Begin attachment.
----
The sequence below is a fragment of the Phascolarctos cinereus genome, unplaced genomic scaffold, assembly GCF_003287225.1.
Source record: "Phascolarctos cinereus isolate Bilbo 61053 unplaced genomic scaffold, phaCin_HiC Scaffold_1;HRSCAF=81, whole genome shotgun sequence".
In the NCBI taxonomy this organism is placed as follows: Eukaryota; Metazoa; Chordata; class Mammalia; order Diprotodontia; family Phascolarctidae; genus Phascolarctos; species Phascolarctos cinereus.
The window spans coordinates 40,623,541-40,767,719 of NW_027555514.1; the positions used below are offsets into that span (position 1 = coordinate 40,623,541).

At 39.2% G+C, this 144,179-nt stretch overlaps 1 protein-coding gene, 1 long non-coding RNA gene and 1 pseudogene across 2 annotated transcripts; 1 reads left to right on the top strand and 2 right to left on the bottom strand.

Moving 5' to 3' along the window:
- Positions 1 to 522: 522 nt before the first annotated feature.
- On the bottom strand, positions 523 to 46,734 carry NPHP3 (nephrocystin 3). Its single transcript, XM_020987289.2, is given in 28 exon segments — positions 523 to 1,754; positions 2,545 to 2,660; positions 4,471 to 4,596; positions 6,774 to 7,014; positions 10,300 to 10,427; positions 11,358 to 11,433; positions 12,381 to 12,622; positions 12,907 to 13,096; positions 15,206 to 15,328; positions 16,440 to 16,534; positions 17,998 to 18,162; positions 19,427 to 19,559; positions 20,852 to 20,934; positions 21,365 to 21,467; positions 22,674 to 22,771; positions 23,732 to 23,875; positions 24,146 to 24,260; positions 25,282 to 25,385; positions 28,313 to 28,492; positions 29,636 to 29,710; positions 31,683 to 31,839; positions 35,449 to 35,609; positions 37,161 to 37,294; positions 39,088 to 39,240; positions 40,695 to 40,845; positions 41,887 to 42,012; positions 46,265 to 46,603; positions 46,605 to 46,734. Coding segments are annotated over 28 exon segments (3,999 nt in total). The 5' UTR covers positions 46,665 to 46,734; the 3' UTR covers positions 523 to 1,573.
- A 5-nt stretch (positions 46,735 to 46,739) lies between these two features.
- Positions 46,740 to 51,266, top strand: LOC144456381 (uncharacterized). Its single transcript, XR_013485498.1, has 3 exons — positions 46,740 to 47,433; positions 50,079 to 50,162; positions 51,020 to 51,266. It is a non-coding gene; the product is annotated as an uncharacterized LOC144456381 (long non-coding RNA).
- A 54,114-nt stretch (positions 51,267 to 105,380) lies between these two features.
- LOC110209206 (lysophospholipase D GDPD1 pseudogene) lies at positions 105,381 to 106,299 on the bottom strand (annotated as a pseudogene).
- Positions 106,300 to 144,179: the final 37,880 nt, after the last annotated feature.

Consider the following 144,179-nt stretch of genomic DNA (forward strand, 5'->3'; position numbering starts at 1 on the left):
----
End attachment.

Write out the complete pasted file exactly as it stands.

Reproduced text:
The sequence below is a fragment of the Phascolarctos cinereus genome, unplaced genomic scaffold, assembly GCF_003287225.1.
Source record: "Phascolarctos cinereus isolate Bilbo 61053 unplaced genomic scaffold, phaCin_HiC Scaffold_1;HRSCAF=81, whole genome shotgun sequence".
In the NCBI taxonomy this organism is placed as follows: Eukaryota; Metazoa; Chordata; class Mammalia; order Diprotodontia; family Phascolarctidae; genus Phascolarctos; species Phascolarctos cinereus.
The window spans coordinates 40,623,541-40,767,719 of NW_027555514.1; the positions used below are offsets into that span (position 1 = coordinate 40,623,541).

At 39.2% G+C, this 144,179-nt stretch overlaps 1 protein-coding gene, 1 long non-coding RNA gene and 1 pseudogene across 2 annotated transcripts; 1 reads left to right on the top strand and 2 right to left on the bottom strand.

Moving 5' to 3' along the window:
- Positions 1 to 522: 522 nt before the first annotated feature.
- On the bottom strand, positions 523 to 46,734 carry NPHP3 (nephrocystin 3). Its single transcript, XM_020987289.2, is given in 28 exon segments — positions 523 to 1,754; positions 2,545 to 2,660; positions 4,471 to 4,596; positions 6,774 to 7,014; positions 10,300 to 10,427; positions 11,358 to 11,433; positions 12,381 to 12,622; positions 12,907 to 13,096; positions 15,206 to 15,328; positions 16,440 to 16,534; positions 17,998 to 18,162; positions 19,427 to 19,559; positions 20,852 to 20,934; positions 21,365 to 21,467; positions 22,674 to 22,771; positions 23,732 to 23,875; positions 24,146 to 24,260; positions 25,282 to 25,385; positions 28,313 to 28,492; positions 29,636 to 29,710; positions 31,683 to 31,839; positions 35,449 to 35,609; positions 37,161 to 37,294; positions 39,088 to 39,240; positions 40,695 to 40,845; positions 41,887 to 42,012; positions 46,265 to 46,603; positions 46,605 to 46,734. Coding segments are annotated over 28 exon segments (3,999 nt in total). The 5' UTR covers positions 46,665 to 46,734; the 3' UTR covers positions 523 to 1,573.
- A 5-nt stretch (positions 46,735 to 46,739) lies between these two features.
- Positions 46,740 to 51,266, top strand: LOC144456381 (uncharacterized). Its single transcript, XR_013485498.1, has 3 exons — positions 46,740 to 47,433; positions 50,079 to 50,162; positions 51,020 to 51,266. It is a non-coding gene; the product is annotated as an uncharacterized LOC144456381 (long non-coding RNA).
- A 54,114-nt stretch (positions 51,267 to 105,380) lies between these two features.
- LOC110209206 (lysophospholipase D GDPD1 pseudogene) lies at positions 105,381 to 106,299 on the bottom strand (annotated as a pseudogene).
- Positions 106,300 to 144,179: the final 37,880 nt, after the last annotated feature.

Consider the following 144,179-nt stretch of genomic DNA (forward strand, 5'->3'; position numbering starts at 1 on the left):